David Fincher may just be the most consistent director working in Hollywood right now, producing yet another deeply enthralling roller coaster of a thriller.
There is no way to delve into the plot of “Gone Girl” (2014) without revealing too much. Let it simply be said that a man, Nick Dunne (Ben Affleck), comes home on the day of his fifth wedding anniversary to find that his wife, Amy (Rosamund Pike), has disappeared. What happens next will shock you.
Much of the film is told through the eyes of the media, and their story is full of sensationalism, turning Nick’s life into something resembling a Lifetime movie. The film’s portrayal of the 24-hour news cycle is biting and unforgiving. One “reporter” closely follows the Nancy Grace approach to reporting, quickly taking sides on the story, her ruthlessness providing some much-needed comic relief to ease the nail-biting tension in the theater.
There is a surprising amount of humor in this brutal thriller, albeit a very dark form of comedy. Lines and even entire scenes are just crazy enough to make the audience laugh almost uncomfortably and almost unwillingly. In most comedies, the humor comes from one zany character and his crazy antics. “Gone Girl,” however, builds comedy around the struggles of normal characters to exist in a psychotic world, a ploy which generates laughs that feels fresh and new and frightening. An example of this pleasant new direction is Tyler Perry’s performance as Tanner Bolt, the TV-famous lawyer dealing with Nick’s case. Bolt serves as a much-needed voice of reason and as something of a mouthpiece for the audience’s feelings. Affleck himself also delivers a few deadpan lines that completely diffuse tense situations for a few seconds until something else happens and viewers are drawn back into the mess.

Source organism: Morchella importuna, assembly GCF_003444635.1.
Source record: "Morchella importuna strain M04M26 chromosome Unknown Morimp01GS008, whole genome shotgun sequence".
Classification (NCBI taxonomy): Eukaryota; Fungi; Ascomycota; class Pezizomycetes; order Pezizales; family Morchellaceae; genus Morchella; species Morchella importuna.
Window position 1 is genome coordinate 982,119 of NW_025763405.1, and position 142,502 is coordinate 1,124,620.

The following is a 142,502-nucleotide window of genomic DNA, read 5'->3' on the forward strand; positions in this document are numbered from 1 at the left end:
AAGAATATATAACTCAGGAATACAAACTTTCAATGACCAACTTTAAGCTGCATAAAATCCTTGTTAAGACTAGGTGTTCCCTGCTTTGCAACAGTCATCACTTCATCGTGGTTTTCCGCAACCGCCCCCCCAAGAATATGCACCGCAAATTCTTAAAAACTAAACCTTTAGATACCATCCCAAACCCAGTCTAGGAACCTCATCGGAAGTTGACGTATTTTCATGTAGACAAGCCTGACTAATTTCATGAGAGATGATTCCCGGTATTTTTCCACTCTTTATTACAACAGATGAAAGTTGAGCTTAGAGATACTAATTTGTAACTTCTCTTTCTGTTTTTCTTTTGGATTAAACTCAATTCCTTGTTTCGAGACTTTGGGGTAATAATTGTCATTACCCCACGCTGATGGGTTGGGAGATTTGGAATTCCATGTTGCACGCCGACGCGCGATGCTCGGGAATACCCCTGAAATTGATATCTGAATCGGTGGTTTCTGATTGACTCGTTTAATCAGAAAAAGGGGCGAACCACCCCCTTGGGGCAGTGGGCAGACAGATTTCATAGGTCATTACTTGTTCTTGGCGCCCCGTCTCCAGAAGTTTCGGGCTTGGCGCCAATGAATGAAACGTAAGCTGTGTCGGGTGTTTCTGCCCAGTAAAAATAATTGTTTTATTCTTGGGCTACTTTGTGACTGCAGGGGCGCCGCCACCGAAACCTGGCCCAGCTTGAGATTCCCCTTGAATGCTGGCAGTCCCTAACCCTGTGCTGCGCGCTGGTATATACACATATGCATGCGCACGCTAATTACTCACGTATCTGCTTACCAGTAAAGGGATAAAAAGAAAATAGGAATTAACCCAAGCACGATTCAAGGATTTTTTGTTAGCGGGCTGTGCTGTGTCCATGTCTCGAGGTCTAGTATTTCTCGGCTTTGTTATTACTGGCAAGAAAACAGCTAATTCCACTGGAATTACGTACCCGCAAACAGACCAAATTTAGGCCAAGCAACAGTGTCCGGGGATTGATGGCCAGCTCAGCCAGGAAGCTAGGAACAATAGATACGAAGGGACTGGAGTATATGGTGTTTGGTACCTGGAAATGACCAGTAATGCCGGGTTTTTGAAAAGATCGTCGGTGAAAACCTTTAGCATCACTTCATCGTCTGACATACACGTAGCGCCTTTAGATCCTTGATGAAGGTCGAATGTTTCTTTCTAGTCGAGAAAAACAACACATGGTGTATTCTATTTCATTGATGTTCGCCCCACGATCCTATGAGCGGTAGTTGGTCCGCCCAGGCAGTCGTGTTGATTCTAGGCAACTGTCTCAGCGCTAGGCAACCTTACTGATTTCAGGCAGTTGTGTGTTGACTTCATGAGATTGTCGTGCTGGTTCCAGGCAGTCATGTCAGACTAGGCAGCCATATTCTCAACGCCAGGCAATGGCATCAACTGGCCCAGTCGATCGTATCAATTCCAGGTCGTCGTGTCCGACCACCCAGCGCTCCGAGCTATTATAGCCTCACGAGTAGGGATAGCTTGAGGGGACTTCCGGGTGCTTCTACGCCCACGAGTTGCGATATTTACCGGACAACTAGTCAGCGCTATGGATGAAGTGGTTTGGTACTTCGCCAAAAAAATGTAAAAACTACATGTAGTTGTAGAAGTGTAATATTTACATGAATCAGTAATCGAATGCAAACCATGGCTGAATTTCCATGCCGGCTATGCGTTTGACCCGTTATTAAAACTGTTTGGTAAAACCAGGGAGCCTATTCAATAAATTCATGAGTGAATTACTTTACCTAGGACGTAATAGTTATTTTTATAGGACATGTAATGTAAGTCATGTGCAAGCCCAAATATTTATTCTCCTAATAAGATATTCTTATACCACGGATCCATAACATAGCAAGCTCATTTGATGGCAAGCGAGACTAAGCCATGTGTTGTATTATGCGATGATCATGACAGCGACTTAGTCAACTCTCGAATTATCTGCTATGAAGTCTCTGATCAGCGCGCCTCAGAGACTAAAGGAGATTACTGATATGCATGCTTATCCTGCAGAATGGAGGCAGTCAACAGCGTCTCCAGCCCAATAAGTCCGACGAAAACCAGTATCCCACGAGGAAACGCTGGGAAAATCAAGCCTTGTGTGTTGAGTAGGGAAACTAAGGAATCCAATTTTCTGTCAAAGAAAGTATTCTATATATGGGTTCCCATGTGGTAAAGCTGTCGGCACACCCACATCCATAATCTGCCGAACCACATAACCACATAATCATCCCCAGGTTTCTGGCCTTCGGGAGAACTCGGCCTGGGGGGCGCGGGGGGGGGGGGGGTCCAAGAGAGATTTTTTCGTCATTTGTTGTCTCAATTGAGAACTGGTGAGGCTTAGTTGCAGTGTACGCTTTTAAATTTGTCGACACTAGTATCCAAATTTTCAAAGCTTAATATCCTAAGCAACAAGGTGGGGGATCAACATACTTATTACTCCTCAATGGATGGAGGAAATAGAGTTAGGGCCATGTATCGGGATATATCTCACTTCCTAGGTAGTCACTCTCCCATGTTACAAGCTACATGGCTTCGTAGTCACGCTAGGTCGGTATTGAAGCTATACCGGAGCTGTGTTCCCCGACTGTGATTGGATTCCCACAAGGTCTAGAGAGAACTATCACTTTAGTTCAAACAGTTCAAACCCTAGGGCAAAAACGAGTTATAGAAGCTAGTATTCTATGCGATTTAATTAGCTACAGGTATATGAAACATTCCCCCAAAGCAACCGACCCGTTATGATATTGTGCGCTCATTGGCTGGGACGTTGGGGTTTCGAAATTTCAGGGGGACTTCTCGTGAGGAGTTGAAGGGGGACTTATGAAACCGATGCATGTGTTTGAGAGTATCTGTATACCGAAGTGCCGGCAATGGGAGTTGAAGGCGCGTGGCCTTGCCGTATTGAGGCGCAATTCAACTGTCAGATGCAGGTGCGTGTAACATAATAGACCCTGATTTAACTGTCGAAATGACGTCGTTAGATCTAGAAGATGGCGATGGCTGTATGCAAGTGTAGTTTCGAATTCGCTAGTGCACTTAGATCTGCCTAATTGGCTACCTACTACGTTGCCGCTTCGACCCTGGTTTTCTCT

All acting performances in this film are to be applauded. The two police officers (Kim Dickens and Patrick Fugit) break free from the stereotypical roles of the dumb detectives, so often obstacles to uncovering the truth. Thankfully, these two make smart, realistic decisions, as actors Dickens and Fugit work off each other to produce some comedic moments as well.
Even the choice to cast Emily Ratajkowski turned out to be for the best. Known mainly as that girl who danced topless next to Robin Thicke in the controversial “Blurred Lines” music video, Emily played the role of the clueless girl — be it accidentally or on purpose — perfectly. Ben Affleck too truly captured the essence of being lost and utterly confused, timing his squints to perfection.
All this, however, leads up to Rosamund Pike’s unforgettable portrayal of Amy. Her performance as the manipulative, psychotic, ensnaring, irresistible gone girl is, without trying to sound too flippant, fantastic. Her version of the “cool girl” is unlike any other, and is sure to make every man in the audience wary of the women in his life. With the help of expert camera work she is able to capture all the subtleties of her character, executing each and every meaningful look or off-putting smile to perfection.
The camera work and editing supported these performances, and sometimes even acted alongside them, to terrific results. Fincher experiments with his style throughout, and makes some daring editing decisions. Where most films attempt to make the editing seem invisible to the audience so as to suspend disbelief, “Gone Girl” often tries to create ambiance rather than mimic reality. The sound editing and score, too, help enforce the sense that no one is safe — catastrophe could strike at any moment.
“Gone Girl” is a no-holds-barred roller coaster of emotions that, despite the 149-minute run time, will pass by in a flash, leaving audiences wanting more. Most sinister of all, after “Gone Girl” men and women never see each other the same way. This is the perfect movie for date night.